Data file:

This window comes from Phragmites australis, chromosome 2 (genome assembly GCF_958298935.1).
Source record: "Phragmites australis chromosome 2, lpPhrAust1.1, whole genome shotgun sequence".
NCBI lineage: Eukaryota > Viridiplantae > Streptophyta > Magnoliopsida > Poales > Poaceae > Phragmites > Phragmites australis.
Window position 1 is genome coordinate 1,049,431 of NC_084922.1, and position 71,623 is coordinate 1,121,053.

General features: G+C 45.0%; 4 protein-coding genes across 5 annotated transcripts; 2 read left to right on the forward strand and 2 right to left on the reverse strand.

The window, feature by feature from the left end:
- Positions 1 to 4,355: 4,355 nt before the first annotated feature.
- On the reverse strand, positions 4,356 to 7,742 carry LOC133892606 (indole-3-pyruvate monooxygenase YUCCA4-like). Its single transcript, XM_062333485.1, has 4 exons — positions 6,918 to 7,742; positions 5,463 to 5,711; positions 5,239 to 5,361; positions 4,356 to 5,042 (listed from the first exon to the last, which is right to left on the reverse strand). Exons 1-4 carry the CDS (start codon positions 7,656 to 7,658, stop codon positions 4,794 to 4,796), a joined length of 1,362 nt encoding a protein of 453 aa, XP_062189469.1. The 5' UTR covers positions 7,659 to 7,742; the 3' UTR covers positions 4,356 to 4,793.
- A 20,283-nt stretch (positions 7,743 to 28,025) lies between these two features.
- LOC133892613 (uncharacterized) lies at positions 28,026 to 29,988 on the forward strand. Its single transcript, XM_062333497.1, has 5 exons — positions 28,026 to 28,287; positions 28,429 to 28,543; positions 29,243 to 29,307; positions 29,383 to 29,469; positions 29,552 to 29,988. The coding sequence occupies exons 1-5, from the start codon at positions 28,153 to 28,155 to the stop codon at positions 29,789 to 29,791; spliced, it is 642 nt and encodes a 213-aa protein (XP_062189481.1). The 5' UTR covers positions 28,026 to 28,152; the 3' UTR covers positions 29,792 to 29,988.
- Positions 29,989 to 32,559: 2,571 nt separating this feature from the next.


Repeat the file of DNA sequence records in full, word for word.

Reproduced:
This window comes from Phragmites australis, chromosome 2 (genome assembly GCF_958298935.1).
Source record: "Phragmites australis chromosome 2, lpPhrAust1.1, whole genome shotgun sequence".
NCBI lineage: Eukaryota > Viridiplantae > Streptophyta > Magnoliopsida > Poales > Poaceae > Phragmites > Phragmites australis.
Window position 1 is genome coordinate 1,049,431 of NC_084922.1, and position 71,623 is coordinate 1,121,053.

General features: G+C 45.0%; 4 protein-coding genes across 5 annotated transcripts; 2 read left to right on the forward strand and 2 right to left on the reverse strand.

The window, feature by feature from the left end:
- Positions 1 to 4,355: 4,355 nt before the first annotated feature.
- On the reverse strand, positions 4,356 to 7,742 carry LOC133892606 (indole-3-pyruvate monooxygenase YUCCA4-like). Its single transcript, XM_062333485.1, has 4 exons — positions 6,918 to 7,742; positions 5,463 to 5,711; positions 5,239 to 5,361; positions 4,356 to 5,042 (listed from the first exon to the last, which is right to left on the reverse strand). Exons 1-4 carry the CDS (start codon positions 7,656 to 7,658, stop codon positions 4,794 to 4,796), a joined length of 1,362 nt encoding a protein of 453 aa, XP_062189469.1. The 5' UTR covers positions 7,659 to 7,742; the 3' UTR covers positions 4,356 to 4,793.
- A 20,283-nt stretch (positions 7,743 to 28,025) lies between these two features.
- LOC133892613 (uncharacterized) lies at positions 28,026 to 29,988 on the forward strand. Its single transcript, XM_062333497.1, has 5 exons — positions 28,026 to 28,287; positions 28,429 to 28,543; positions 29,243 to 29,307; positions 29,383 to 29,469; positions 29,552 to 29,988. The coding sequence occupies exons 1-5, from the start codon at positions 28,153 to 28,155 to the stop codon at positions 29,789 to 29,791; spliced, it is 642 nt and encodes a 213-aa protein (XP_062189481.1). The 5' UTR covers positions 28,026 to 28,152; the 3' UTR covers positions 29,792 to 29,988.
- Positions 29,989 to 32,559: 2,571 nt separating this feature from the next.